There was a large garden behind the house which was very convenient for the Succah. Neither the Shul goers nor the upper floor tenants were gardeners so the garden was neglected. This was fine for us, as during break times from Cheder, and when we went out to play during the long Holy Day services, we had free rein there. There were some sweet chestnut trees in the garden, and on fine September days, it was great fun to search out those nuts that were large enough to attempt to remove their skins – not encouraged on Yom Kippur, and of course forbidden to the older children.

Rev. Fogelnest lived rent-, gas-, coal- and electricity-free above the shul, and was paid £260 a year. I must admit I do not remember him. He prepared my brother Maurice for his Bar Mitzvah which took place in the Shul in 1924 when I was two years old. My brother told me that at that time the regular Shabbat services finished at about 11.30 am, and then the older children had religious instruction till 1 pm.

I well remember the festival and Holy Day services. The lay reader I can clearly recall was Mr. Hildesheimer, whose singing was not very musical, but whose voice was full of passionate sincerity. I do not remember any specific childrens’ services. Outside of Shabbat, I could not follow the services easily because my parents’ machzerim had the translations printed in Yiddish.

I naturally enjoyed what appeared to me the more spectacular activity with the bell laden Sifrei Torah and the more tuneful parts of the proceedings. I generally stayed beside my father, and he always told me when to keep quiet, such as during the Amidah, Kedusha, and on the High Holy days Shofar sounding, Una Sonetoikev, Ark opening and closing, and of course Aleinu. If you are unfamiliar with any of these terms, I must refer you to the Rabbi.

Outside of Shul and Cheder,  my father from time to time explained to me the significance of some of the prayers. In retrospect, considering his agnostic tendencies, I am surprised at the extent of my father’s knowledge of these things. The Yiddish newspapers Der Zeit and from U.S.A. The Forward arrived weekly at our home from a London bookseller, and he read them all from cover to cover. I suppose this kept him abreast of Jewish thought at the time.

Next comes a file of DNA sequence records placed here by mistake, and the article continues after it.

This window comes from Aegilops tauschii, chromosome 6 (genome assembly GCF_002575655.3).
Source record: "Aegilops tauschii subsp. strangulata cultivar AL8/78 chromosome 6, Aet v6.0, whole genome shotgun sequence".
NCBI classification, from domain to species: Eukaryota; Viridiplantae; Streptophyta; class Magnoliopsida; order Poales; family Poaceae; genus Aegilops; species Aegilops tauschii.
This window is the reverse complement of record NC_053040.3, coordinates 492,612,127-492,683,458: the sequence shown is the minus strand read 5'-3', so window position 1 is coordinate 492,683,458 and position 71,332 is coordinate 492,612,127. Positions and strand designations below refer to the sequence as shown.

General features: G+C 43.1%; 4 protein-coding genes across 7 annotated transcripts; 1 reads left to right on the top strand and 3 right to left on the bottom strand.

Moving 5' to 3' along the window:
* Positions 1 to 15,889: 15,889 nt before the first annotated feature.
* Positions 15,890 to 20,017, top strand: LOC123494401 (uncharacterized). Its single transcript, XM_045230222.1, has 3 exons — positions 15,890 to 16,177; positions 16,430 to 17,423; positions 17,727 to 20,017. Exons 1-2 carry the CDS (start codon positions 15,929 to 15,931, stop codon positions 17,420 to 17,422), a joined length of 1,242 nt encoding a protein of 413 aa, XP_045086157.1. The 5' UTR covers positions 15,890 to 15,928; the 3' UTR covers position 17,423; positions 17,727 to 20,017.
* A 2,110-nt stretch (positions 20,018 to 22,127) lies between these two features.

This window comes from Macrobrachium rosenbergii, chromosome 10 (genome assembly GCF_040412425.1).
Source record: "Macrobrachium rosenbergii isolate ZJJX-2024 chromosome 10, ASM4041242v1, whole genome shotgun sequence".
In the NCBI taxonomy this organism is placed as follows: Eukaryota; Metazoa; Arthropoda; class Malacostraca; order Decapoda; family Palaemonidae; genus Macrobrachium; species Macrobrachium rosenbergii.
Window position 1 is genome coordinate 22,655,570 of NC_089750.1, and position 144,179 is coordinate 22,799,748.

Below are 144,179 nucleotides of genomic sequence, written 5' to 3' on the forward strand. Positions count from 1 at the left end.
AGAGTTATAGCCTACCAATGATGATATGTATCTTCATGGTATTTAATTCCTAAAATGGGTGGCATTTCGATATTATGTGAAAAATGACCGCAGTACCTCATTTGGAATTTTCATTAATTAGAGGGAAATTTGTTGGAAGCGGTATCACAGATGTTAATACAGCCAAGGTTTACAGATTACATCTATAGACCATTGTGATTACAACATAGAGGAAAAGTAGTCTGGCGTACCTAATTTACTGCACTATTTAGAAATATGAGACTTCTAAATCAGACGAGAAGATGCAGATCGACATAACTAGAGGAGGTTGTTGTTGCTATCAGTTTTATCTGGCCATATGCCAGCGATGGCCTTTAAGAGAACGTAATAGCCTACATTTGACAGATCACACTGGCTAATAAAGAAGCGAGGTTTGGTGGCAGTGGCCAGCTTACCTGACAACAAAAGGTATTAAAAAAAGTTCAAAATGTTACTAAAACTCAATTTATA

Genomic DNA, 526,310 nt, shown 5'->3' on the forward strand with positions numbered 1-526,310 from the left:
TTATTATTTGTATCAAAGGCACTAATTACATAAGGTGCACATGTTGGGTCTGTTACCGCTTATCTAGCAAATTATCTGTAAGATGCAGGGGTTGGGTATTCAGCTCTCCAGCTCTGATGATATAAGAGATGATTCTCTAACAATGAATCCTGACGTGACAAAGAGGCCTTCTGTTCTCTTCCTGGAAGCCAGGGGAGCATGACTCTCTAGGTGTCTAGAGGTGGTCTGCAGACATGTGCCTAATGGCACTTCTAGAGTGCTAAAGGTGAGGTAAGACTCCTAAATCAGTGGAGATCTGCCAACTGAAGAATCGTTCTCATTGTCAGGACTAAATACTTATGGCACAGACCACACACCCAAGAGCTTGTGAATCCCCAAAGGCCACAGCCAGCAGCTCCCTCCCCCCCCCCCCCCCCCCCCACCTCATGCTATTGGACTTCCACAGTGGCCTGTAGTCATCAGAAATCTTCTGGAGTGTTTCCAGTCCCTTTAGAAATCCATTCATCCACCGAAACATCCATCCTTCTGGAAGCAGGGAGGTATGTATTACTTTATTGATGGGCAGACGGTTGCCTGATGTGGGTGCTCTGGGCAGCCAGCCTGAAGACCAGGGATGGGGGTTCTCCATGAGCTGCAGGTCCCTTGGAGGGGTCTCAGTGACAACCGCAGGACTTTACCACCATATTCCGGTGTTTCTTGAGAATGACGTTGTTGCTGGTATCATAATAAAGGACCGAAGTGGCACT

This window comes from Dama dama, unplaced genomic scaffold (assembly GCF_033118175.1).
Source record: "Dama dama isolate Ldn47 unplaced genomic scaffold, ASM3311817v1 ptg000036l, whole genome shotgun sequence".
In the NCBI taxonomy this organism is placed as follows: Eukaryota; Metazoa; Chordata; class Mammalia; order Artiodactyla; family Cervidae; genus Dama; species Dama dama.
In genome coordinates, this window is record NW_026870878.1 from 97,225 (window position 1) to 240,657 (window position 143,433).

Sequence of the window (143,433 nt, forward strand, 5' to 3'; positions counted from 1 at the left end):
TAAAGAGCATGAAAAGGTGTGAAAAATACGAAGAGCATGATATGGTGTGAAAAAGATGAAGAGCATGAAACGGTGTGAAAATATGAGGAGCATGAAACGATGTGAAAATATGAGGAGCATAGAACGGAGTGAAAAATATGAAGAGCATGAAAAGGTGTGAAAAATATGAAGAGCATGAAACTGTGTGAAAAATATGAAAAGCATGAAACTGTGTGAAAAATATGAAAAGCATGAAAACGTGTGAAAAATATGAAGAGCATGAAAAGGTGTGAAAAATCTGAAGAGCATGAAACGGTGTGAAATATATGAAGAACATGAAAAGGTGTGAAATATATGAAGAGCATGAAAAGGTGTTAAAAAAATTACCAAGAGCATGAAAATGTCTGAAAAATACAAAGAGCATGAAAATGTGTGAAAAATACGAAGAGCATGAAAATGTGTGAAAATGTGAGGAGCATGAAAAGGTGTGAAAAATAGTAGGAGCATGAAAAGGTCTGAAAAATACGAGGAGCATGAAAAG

From when I was five my sister Miriam took me regularly to Hebrew classes. The head teacher was Mr David Spero. He was the headmaster of the Jewish Free School then in East London. In addition, in the evenings and school holidays he taught English to Jewish immigrants who were arriving daily at the Jewish shelter in the vicinity of his school. “Daddy Spero”, as we called him lived with his wife and four daughters in St James Road, Surbiton. One of them, Joan, was my sister Miriam’s best friend. I spoke to Joan a few weeks ago at her home in Wimbledon. Mr. Spero was not only a very busy man – he was loved and greatly respected.

He was a wonderful story teller, and every time he finished relating a biblical story I yearned to hear more. I well remember an incident of tragic importance, although I did not realise its significance at the time. It must have been in my tenth year. Unusually Mr. Spero arrived carrying a newspaper. He seemed quite upset, and soon started conferring with the older children’s teacher, Mr. Alexander. The subject of their discussion was the electoral success of a right wing German political leader whose name I did not hear at the time, but which became the most infamous in history. Later Mr. Spero told us that the political situation was very serious and that things looked very bad for the Jews of Germany.

I cannot give an accurate account of the demise of the Catherine Road Shul. My archive researches disclosed that its unused marriage register was returned to Somerset House as early as May 1929. There was correspondence with the Board of Deputies until 1932, which was the year I ceased Cheder in Surbiton, and continued my Hebrew education and Bar Mitzvah preparation under Rabbi Dr. Morris M. Ginsberg in Richmond.

I surmise that the lease of the premises was not renewed at some stage because the owner of the building was made an unrefusable offer by developers who then built River Court. It should also be borne in mind that there was a period of economic depression following the Wall Street crash of 1929.

I conclude this account by saying that I have dim but very happy childhood memories of the times I spent in the ambiance of the Catherine Road Synagogue between the wars. At that time I thought those days would go on forever. It goes to show that nothing stays the same indefinitely.